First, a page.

Leading counsel Gopal Subramanium, Amicus Curaie to the Supreme Court in the matter pertaining to the BCCI, did not communicate with the Justice RM Lodha Committee in the runup to submitting the names of administrators to run the cricket board.
Subramanium, along with senior lawyer Anil Divan, an eminent constitutional expert, had been asked by the apex court to submit names of potential administrators by January 19, the day the three-judge bench was first scheduled to hear the matter but eventually heard it the next day.
While the Lodha Committee had no say in the shortlisting of administrators, the three members of the committee former Chief Justice of India RM Lodha, Justice RV Raveendran and Justice Ashok Bhan could have certainly played a huge role in suggesting suitable individuals considering they've been working on restructuring of Indian cricket over more than a year now.
Sources in the Lodha Committee confirmed to TOI that there had been no communication at all. The eventual list submitted in a sealed envelope to the Supreme Court contained nine names and the three-judge bench led by senior justice Dipak Misra questioned the logic in not submitting a shorter list. While the names submitted in the list aren't out yet, media reports suggested that former India cricketers Bishen Singh Bedi and Farokh Engineer were included in the list. Engineer will turn 79 this February while Bedi will turn 71in September.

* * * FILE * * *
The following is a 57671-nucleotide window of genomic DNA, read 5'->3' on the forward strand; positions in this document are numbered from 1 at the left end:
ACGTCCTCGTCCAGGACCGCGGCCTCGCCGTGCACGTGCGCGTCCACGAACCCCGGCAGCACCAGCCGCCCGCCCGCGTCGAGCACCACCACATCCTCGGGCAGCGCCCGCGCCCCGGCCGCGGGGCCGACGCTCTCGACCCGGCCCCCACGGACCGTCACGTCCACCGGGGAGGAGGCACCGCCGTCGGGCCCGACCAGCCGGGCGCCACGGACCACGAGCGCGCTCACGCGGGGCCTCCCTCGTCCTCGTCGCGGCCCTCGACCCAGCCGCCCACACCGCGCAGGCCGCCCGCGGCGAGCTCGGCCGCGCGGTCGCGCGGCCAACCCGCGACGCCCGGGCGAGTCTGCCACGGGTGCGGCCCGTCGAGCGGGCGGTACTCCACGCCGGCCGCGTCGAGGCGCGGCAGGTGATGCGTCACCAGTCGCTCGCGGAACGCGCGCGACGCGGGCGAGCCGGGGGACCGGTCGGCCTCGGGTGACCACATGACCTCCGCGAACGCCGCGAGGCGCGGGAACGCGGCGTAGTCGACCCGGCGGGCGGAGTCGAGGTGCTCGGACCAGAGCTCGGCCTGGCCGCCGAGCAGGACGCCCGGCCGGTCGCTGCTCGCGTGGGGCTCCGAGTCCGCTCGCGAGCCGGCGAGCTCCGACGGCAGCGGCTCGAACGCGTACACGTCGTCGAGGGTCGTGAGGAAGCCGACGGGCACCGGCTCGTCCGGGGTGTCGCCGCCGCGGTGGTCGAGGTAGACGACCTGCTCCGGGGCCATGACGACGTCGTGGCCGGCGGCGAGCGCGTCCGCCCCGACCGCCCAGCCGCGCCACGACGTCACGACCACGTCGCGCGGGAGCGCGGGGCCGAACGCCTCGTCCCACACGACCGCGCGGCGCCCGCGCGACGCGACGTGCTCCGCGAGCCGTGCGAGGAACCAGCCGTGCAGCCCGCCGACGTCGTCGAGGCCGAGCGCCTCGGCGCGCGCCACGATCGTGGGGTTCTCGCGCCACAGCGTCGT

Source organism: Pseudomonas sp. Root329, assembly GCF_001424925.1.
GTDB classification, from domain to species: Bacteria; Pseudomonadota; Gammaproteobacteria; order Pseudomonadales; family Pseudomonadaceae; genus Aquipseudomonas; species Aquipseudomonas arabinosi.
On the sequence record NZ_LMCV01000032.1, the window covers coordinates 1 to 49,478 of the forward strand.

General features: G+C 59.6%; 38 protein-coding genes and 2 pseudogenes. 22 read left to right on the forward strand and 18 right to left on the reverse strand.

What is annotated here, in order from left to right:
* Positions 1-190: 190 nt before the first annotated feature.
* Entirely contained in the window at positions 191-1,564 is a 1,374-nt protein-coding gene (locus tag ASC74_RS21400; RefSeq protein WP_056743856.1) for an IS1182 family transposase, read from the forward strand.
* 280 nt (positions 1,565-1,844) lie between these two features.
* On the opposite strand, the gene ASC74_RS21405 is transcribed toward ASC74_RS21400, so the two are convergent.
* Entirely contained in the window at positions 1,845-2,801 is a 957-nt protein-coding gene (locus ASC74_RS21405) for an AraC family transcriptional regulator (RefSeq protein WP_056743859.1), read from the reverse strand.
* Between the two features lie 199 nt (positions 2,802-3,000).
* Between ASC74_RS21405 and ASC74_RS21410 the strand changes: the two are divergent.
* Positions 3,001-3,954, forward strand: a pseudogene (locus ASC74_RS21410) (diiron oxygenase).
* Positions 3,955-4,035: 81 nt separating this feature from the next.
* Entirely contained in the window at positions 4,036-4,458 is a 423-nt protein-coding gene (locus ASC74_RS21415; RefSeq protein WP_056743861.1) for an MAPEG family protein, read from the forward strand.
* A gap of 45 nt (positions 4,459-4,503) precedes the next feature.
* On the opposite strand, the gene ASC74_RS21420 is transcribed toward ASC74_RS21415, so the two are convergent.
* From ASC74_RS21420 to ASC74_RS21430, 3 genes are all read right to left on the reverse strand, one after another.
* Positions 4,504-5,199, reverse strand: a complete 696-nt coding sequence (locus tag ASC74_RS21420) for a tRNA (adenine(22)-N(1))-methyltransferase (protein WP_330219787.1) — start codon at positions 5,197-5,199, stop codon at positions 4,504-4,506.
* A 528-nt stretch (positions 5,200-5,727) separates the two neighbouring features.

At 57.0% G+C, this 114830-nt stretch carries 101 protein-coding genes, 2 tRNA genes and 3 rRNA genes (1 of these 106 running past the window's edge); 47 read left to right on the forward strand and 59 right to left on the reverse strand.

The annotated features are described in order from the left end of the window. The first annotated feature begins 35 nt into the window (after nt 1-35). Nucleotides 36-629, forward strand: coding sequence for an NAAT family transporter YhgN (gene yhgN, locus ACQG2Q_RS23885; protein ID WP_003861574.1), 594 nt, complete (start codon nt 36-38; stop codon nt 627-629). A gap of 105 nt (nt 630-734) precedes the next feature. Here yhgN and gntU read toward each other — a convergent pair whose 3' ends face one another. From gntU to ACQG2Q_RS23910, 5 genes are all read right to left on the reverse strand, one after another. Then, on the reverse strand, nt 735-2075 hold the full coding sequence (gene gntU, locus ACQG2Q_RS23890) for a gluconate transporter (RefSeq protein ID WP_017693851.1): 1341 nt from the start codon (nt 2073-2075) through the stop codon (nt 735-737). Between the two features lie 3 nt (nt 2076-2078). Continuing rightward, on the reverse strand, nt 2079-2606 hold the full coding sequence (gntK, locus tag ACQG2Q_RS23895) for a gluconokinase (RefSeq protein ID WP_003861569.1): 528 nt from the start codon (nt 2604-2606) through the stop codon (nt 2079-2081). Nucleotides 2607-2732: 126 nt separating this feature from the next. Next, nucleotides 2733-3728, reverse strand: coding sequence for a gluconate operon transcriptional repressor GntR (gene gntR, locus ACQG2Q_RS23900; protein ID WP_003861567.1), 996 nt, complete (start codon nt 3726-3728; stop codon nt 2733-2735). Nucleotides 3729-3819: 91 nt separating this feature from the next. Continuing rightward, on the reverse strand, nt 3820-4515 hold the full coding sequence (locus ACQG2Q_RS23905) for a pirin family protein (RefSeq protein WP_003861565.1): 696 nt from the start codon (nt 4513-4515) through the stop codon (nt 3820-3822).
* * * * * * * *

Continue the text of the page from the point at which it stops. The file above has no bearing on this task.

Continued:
The Lodha Committee reforms say administrators cannot continue in BCCI beyond the age of 70 and though this is clearly an interim arrangement, sources agree that this move in principle goes against the committee's own aesthetics and views.
“It could've been avoided but not that that the committee had any kind of say in it,“ Lodha panel sources added.
The three-judge bench is expected to appoint the administrators on Tuesday.
The Committee had pro posed the name of former top bureaucrat GK Pillai but the latter who is based out of Shillong refused to come on board citing personal reasons. Former judge of the Delhi High Court, Mukul Mudgal's name also did the rounds but he turned down the request citing his association with the game of football.
Given the legal as well as financial challenges ahead for Indian cricket in view of a slew of petitions being filed by state associations and with a slew of contracts coming up for renewal it is not known yet if Subramanium and Divan have submitted names of individuals well-versed with legalities and corporate affairs.
The names in the envelope, yet to be made public, could throw some light.
Courtesy: The Times of India